“Twenty years ago, University of Chicago Professor Allan Bloom achieved best-seller lists and fame with his book The Closing of the American Mind. He dated the change in academic curricula from the 1960s when universities began to abandon the classic works of literature and instead adopt multicultural readings written by untalented, unimportant women and minorities.”

“Bloom’s book showed how the Western canon of what educated Americans should know – from Socrates to Shakespeare – was replaced with relativism and the goals of opposing racism, sexism and elitism. Current works promoting multiculturalism written by women and minorities replaced the classics of Western civilization written by the DWEMs, Dead White European Males.”

“Left-wing academics, often called tenured radicals, eagerly spread the message, and students at Stanford in 1988 chanted ‘Hey hey, ho ho, Western civ has got to go.’ The classicists were cowed into silence, and it’s now clear that the multiculturalists won the canon wars.”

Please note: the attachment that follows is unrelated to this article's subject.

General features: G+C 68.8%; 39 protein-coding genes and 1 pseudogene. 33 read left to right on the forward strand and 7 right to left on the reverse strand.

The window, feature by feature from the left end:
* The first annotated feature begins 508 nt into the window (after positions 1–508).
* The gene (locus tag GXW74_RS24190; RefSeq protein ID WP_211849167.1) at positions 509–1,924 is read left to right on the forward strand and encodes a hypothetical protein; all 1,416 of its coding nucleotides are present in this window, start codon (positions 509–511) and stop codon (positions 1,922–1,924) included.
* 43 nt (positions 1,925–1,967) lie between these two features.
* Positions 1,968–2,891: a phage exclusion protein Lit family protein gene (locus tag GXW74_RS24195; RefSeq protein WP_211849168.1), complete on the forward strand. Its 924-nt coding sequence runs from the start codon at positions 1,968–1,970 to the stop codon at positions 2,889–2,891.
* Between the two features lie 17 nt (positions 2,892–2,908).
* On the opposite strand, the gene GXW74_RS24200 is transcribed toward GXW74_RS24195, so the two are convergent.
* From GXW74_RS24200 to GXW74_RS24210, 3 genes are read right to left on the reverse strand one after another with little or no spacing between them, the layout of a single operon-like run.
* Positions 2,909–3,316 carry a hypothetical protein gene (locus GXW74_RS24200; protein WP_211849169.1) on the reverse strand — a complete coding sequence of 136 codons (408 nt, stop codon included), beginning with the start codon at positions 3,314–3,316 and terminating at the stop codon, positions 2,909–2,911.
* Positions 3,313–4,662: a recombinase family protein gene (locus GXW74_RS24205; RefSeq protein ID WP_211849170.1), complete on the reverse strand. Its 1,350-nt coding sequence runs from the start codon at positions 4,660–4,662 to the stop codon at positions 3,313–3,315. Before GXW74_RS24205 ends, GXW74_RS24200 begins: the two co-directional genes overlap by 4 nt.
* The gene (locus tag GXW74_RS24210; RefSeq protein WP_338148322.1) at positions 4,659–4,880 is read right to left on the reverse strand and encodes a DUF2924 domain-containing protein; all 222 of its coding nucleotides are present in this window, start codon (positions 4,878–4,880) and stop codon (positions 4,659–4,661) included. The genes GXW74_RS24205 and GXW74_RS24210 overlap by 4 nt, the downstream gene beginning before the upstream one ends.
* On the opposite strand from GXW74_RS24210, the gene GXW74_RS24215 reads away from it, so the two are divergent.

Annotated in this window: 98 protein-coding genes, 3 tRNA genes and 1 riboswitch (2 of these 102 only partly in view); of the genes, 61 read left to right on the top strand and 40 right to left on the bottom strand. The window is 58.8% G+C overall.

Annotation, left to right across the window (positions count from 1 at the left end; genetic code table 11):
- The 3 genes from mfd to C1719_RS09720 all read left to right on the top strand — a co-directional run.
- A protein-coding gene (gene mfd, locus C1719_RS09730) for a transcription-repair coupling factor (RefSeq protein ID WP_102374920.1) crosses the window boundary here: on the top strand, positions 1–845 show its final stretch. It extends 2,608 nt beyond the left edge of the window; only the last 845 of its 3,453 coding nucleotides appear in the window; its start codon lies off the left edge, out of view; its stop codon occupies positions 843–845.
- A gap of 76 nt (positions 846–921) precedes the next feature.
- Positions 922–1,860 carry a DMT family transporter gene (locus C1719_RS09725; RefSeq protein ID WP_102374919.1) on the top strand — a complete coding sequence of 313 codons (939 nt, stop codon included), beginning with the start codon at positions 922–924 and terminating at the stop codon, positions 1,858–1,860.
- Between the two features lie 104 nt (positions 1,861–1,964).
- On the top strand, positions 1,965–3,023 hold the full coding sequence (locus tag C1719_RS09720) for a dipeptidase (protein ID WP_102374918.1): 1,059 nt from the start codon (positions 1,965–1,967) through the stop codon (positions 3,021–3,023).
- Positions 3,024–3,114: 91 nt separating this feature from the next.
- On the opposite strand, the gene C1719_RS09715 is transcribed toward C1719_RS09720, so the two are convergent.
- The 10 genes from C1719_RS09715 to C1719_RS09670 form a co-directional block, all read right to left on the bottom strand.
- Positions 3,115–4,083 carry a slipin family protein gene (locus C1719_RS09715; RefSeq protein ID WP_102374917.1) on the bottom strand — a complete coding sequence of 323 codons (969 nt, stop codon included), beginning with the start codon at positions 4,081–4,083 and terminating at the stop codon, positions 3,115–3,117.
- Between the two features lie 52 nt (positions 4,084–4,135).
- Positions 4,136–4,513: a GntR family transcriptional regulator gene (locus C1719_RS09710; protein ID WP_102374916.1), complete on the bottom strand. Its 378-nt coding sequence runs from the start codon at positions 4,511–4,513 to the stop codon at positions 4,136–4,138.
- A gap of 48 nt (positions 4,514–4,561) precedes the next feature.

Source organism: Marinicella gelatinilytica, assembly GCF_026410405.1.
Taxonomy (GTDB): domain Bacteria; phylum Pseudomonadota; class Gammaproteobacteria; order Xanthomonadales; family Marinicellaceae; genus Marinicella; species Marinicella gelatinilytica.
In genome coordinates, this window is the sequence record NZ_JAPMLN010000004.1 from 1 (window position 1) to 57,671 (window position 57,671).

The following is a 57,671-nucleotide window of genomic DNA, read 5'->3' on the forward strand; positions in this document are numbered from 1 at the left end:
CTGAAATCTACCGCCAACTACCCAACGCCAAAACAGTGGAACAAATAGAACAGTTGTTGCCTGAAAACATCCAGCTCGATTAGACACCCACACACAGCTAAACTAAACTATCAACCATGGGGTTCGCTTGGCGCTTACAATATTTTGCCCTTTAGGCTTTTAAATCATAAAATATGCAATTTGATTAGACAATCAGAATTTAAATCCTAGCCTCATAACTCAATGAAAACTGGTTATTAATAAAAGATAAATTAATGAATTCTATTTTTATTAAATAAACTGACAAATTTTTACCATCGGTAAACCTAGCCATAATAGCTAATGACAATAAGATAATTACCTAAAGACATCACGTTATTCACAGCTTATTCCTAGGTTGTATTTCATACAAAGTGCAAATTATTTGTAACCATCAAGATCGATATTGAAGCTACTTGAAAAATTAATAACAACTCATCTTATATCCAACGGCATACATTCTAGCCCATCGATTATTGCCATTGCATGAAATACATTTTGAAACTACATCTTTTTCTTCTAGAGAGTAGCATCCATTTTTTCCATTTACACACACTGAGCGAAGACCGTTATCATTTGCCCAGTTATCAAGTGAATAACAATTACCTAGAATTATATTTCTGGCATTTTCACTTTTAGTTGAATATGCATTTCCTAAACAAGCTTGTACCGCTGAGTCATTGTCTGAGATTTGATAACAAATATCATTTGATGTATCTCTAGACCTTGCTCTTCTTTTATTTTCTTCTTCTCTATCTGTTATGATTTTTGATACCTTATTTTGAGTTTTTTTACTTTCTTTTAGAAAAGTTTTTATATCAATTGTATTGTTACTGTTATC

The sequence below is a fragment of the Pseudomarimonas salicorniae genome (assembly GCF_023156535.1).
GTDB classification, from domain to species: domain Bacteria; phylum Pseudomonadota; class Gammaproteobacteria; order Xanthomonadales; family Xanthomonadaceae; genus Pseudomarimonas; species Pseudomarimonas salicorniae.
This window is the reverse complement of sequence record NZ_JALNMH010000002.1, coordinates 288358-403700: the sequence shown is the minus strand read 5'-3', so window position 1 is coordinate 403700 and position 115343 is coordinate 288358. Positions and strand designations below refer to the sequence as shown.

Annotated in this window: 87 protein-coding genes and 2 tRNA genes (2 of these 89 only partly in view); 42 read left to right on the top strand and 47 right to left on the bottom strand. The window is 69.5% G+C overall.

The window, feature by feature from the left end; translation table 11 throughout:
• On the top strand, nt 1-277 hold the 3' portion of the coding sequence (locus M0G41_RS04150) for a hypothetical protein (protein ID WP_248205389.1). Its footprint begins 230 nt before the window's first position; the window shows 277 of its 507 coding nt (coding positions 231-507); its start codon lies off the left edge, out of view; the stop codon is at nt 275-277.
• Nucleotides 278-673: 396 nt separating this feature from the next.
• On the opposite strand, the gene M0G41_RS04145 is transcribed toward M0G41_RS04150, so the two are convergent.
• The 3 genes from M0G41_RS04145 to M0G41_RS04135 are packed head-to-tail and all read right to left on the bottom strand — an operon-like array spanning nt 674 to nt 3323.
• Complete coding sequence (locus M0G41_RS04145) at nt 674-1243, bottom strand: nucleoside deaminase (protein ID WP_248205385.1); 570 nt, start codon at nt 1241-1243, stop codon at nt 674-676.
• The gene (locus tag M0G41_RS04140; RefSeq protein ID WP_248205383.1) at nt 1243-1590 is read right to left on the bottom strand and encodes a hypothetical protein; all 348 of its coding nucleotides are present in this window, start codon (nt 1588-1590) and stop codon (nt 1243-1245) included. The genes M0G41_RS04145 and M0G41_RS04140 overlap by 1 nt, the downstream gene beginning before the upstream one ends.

“Shakespeare, Chaucer and Milton have been replaced by living authors who toe the line of multicultural political correctness, i.e., view everything through the lens of race, gender and class based on the assumption that America is a discriminatory and unjust racist and patriarchal society. The only good news is that students seldom read books any more and use Cliffs Notes for books they might be assigned.”


In its December 12, 2008 issue, the Times Literary Supplement has some fun at the expense of a pompous graduate of this pathetic tradition. The incomprehensibility factor, as they call it:

“Once the habit of writing comprehensible English has been unlearned, it can be difficult to reacquire the knack. Here is an example of a sentence which purports to be written in English, but which, we propose, is incomprehensible to all but a few. It is taken from Coincidence and Counterfactuality: Plotting time and space in narrative fiction by Hilary P. Dannenberg”: